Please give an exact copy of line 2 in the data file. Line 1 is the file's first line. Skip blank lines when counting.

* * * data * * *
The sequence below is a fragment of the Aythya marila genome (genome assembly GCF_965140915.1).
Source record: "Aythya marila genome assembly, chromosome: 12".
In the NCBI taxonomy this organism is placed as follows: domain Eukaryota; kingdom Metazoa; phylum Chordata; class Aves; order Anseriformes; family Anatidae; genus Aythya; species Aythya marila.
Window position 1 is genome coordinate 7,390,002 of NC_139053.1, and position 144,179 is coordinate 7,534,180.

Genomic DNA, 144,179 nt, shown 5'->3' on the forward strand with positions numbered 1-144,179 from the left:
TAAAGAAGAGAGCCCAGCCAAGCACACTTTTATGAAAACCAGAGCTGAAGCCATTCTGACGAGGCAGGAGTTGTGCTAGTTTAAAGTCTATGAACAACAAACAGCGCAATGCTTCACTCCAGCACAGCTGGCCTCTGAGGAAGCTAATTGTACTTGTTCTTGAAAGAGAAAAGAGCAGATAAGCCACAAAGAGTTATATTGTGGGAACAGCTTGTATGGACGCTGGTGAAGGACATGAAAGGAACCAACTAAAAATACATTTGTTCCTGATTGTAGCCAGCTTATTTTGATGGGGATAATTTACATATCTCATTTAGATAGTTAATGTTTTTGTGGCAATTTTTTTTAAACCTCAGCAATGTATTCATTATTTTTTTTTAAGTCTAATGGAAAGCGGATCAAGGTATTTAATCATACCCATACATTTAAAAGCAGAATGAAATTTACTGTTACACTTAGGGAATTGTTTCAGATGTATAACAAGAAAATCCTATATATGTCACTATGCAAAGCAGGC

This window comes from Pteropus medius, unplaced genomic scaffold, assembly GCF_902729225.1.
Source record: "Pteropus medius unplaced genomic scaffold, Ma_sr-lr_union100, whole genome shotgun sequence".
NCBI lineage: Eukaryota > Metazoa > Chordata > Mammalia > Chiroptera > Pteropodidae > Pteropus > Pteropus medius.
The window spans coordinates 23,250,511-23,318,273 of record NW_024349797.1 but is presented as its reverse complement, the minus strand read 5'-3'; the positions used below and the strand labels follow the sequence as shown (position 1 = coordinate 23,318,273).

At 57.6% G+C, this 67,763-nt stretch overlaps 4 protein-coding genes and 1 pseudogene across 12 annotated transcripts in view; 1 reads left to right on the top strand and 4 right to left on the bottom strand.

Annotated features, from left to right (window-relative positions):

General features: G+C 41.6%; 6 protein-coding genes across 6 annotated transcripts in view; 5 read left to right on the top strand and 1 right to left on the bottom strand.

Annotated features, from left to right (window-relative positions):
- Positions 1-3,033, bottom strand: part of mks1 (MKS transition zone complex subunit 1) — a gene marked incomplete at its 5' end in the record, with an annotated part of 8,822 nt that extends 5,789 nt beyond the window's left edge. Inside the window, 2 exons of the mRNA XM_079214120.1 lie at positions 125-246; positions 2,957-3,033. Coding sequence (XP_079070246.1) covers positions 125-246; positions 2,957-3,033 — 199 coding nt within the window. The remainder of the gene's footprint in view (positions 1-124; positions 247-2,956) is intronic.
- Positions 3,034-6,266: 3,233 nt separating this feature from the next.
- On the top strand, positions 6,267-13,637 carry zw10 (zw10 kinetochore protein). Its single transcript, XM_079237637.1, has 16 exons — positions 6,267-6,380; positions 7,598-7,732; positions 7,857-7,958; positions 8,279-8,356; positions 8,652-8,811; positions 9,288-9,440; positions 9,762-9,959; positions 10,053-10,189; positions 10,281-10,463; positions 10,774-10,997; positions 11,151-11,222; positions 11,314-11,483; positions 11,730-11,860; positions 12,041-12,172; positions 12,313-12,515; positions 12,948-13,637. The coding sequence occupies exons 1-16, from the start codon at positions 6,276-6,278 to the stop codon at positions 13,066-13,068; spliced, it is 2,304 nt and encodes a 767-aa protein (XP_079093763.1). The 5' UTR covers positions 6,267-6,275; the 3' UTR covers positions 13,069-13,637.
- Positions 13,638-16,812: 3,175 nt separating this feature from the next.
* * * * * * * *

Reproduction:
Source record: "Aythya marila genome assembly, chromosome: 12".